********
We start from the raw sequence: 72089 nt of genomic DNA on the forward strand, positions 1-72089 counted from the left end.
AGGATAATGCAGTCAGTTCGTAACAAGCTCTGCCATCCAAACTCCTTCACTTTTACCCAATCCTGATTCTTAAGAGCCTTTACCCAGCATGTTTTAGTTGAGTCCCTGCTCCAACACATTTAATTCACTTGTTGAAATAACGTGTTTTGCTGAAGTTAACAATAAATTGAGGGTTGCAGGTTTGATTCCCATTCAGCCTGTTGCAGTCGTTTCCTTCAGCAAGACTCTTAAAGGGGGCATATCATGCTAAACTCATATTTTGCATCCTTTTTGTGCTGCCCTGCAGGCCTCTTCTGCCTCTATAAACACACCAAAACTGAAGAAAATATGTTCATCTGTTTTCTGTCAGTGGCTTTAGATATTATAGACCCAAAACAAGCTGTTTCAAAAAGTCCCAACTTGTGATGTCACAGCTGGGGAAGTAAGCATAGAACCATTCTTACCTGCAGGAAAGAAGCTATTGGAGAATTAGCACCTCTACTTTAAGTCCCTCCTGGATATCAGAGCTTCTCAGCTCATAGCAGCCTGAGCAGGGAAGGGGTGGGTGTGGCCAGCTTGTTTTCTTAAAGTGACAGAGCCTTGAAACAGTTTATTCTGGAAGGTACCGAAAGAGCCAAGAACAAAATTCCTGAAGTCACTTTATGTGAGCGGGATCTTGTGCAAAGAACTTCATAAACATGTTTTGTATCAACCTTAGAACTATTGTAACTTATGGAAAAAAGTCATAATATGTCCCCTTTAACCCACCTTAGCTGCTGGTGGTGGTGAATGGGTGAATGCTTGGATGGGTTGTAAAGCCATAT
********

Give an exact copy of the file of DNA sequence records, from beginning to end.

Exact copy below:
We start from the raw sequence: 72089 nt of genomic DNA on the forward strand, positions 1-72089 counted from the left end.
AGGATAATGCAGTCAGTTCGTAACAAGCTCTGCCATCCAAACTCCTTCACTTTTACCCAATCCTGATTCTTAAGAGCCTTTACCCAGCATGTTTTAGTTGAGTCCCTGCTCCAACACATTTAATTCACTTGTTGAAATAACGTGTTTTGCTGAAGTTAACAATAAATTGAGGGTTGCAGGTTTGATTCCCATTCAGCCTGTTGCAGTCGTTTCCTTCAGCAAGACTCTTAAAGGGGGCATATCATGCTAAACTCATATTTTGCATCCTTTTTGTGCTGCCCTGCAGGCCTCTTCTGCCTCTATAAACACACCAAAACTGAAGAAAATATGTTCATCTGTTTTCTGTCAGTGGCTTTAGATATTATAGACCCAAAACAAGCTGTTTCAAAAAGTCCCAACTTGTGATGTCACAGCTGGGGAAGTAAGCATAGAACCATTCTTACCTGCAGGAAAGAAGCTATTGGAGAATTAGCACCTCTACTTTAAGTCCCTCCTGGATATCAGAGCTTCTCAGCTCATAGCAGCCTGAGCAGGGAAGGGGTGGGTGTGGCCAGCTTGTTTTCTTAAAGTGACAGAGCCTTGAAACAGTTTATTCTGGAAGGTACCGAAAGAGCCAAGAACAAAATTCCTGAAGTCACTTTATGTGAGCGGGATCTTGTGCAAAGAACTTCATAAACATGTTTTGTATCAACCTTAGAACTATTGTAACTTATGGAAAAAAGTCATAATATGTCCCCTTTAACCCACCTTAGCTGCTGGTGGTGGTGAATGGGTGAATGCTTGGATGGGTTGTAAAGCCATAT